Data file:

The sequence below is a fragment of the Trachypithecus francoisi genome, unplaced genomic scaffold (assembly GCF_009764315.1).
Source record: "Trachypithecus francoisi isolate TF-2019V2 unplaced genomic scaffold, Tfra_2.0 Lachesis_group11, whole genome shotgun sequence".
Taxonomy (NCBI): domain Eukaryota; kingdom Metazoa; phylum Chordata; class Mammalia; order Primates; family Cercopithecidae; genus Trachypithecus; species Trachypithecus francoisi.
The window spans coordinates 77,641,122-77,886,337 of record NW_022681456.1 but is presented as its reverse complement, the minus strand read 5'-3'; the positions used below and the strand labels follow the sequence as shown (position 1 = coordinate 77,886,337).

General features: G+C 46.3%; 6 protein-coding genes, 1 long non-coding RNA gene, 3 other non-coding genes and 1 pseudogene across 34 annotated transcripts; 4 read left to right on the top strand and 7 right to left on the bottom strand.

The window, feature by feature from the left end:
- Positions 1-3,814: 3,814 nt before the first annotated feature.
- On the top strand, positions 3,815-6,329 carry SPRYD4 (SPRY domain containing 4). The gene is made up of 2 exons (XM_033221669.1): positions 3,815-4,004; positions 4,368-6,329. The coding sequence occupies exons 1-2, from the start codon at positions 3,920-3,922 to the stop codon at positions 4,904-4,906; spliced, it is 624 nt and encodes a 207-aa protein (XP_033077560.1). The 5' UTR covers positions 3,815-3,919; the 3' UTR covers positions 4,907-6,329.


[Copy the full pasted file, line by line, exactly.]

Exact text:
The sequence below is a fragment of the Trachypithecus francoisi genome, unplaced genomic scaffold (assembly GCF_009764315.1).
Source record: "Trachypithecus francoisi isolate TF-2019V2 unplaced genomic scaffold, Tfra_2.0 Lachesis_group11, whole genome shotgun sequence".
Taxonomy (NCBI): domain Eukaryota; kingdom Metazoa; phylum Chordata; class Mammalia; order Primates; family Cercopithecidae; genus Trachypithecus; species Trachypithecus francoisi.
The window spans coordinates 77,641,122-77,886,337 of record NW_022681456.1 but is presented as its reverse complement, the minus strand read 5'-3'; the positions used below and the strand labels follow the sequence as shown (position 1 = coordinate 77,886,337).

General features: G+C 46.3%; 6 protein-coding genes, 1 long non-coding RNA gene, 3 other non-coding genes and 1 pseudogene across 34 annotated transcripts; 4 read left to right on the top strand and 7 right to left on the bottom strand.

The window, feature by feature from the left end:
- Positions 1-3,814: 3,814 nt before the first annotated feature.
- On the top strand, positions 3,815-6,329 carry SPRYD4 (SPRY domain containing 4). The gene is made up of 2 exons (XM_033221669.1): positions 3,815-4,004; positions 4,368-6,329. The coding sequence occupies exons 1-2, from the start codon at positions 3,920-3,922 to the stop codon at positions 4,904-4,906; spliced, it is 624 nt and encodes a 207-aa protein (XP_033077560.1). The 5' UTR covers positions 3,815-3,919; the 3' UTR covers positions 4,907-6,329.